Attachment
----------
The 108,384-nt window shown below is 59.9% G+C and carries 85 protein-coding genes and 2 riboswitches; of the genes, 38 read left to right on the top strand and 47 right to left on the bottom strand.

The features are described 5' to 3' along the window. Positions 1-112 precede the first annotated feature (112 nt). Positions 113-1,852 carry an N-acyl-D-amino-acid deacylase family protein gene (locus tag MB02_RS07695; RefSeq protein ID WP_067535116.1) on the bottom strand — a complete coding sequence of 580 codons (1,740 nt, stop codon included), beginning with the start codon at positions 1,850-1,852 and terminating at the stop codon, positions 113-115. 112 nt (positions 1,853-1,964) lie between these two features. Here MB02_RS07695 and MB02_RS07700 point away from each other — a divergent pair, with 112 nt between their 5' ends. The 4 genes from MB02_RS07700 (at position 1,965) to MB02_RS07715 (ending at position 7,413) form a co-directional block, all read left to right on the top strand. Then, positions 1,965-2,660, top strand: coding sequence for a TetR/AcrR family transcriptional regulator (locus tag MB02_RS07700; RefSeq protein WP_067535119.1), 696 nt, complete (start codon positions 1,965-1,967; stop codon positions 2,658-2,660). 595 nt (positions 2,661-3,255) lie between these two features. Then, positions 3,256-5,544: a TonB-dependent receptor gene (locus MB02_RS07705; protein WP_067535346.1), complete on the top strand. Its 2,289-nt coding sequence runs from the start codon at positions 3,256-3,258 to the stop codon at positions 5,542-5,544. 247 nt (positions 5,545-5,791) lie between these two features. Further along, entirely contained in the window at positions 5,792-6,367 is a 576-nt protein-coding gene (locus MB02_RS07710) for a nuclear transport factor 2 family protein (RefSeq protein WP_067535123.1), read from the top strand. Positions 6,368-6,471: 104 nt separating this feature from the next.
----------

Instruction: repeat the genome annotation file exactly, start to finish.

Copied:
The 108,384-nt window shown below is 59.9% G+C and carries 85 protein-coding genes and 2 riboswitches; of the genes, 38 read left to right on the top strand and 47 right to left on the bottom strand.

The features are described 5' to 3' along the window. Positions 1-112 precede the first annotated feature (112 nt). Positions 113-1,852 carry an N-acyl-D-amino-acid deacylase family protein gene (locus tag MB02_RS07695; RefSeq protein ID WP_067535116.1) on the bottom strand — a complete coding sequence of 580 codons (1,740 nt, stop codon included), beginning with the start codon at positions 1,850-1,852 and terminating at the stop codon, positions 113-115. 112 nt (positions 1,853-1,964) lie between these two features. Here MB02_RS07695 and MB02_RS07700 point away from each other — a divergent pair, with 112 nt between their 5' ends. The 4 genes from MB02_RS07700 (at position 1,965) to MB02_RS07715 (ending at position 7,413) form a co-directional block, all read left to right on the top strand. Then, positions 1,965-2,660, top strand: coding sequence for a TetR/AcrR family transcriptional regulator (locus tag MB02_RS07700; RefSeq protein WP_067535119.1), 696 nt, complete (start codon positions 1,965-1,967; stop codon positions 2,658-2,660). 595 nt (positions 2,661-3,255) lie between these two features. Then, positions 3,256-5,544: a TonB-dependent receptor gene (locus MB02_RS07705; protein WP_067535346.1), complete on the top strand. Its 2,289-nt coding sequence runs from the start codon at positions 3,256-3,258 to the stop codon at positions 5,542-5,544. 247 nt (positions 5,545-5,791) lie between these two features. Further along, entirely contained in the window at positions 5,792-6,367 is a 576-nt protein-coding gene (locus MB02_RS07710) for a nuclear transport factor 2 family protein (RefSeq protein WP_067535123.1), read from the top strand. Positions 6,368-6,471: 104 nt separating this feature from the next.